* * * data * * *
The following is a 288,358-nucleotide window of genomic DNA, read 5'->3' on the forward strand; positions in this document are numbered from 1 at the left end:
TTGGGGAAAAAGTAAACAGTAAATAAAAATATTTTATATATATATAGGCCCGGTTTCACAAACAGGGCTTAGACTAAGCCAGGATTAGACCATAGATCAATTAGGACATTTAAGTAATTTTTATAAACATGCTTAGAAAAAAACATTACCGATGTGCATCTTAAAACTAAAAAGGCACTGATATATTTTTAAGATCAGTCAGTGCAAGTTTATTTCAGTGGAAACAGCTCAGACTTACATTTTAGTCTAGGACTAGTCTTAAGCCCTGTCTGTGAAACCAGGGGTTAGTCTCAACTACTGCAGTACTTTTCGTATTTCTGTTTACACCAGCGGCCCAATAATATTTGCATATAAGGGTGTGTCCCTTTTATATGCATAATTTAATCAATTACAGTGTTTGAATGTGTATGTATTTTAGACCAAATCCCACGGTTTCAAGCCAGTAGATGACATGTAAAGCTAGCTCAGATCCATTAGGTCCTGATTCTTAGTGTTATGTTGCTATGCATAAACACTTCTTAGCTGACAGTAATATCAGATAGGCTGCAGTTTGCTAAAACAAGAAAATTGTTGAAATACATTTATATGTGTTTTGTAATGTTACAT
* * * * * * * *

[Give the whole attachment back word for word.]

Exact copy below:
The following is a 288,358-nucleotide window of genomic DNA, read 5'->3' on the forward strand; positions in this document are numbered from 1 at the left end:
TTGGGGAAAAAGTAAACAGTAAATAAAAATATTTTATATATATATAGGCCCGGTTTCACAAACAGGGCTTAGACTAAGCCAGGATTAGACCATAGATCAATTAGGACATTTAAGTAATTTTTATAAACATGCTTAGAAAAAAACATTACCGATGTGCATCTTAAAACTAAAAAGGCACTGATATATTTTTAAGATCAGTCAGTGCAAGTTTATTTCAGTGGAAACAGCTCAGACTTACATTTTAGTCTAGGACTAGTCTTAAGCCCTGTCTGTGAAACCAGGGGTTAGTCTCAACTACTGCAGTACTTTTCGTATTTCTGTTTACACCAGCGGCCCAATAATATTTGCATATAAGGGTGTGTCCCTTTTATATGCATAATTTAATCAATTACAGTGTTTGAATGTGTATGTATTTTAGACCAAATCCCACGGTTTCAAGCCAGTAGATGACATGTAAAGCTAGCTCAGATCCATTAGGTCCTGATTCTTAGTGTTATGTTGCTATGCATAAACACTTCTTAGCTGACAGTAATATCAGATAGGCTGCAGTTTGCTAAAACAAGAAAATTGTTGAAATACATTTATATGTGTTTTGTAATGTTACAT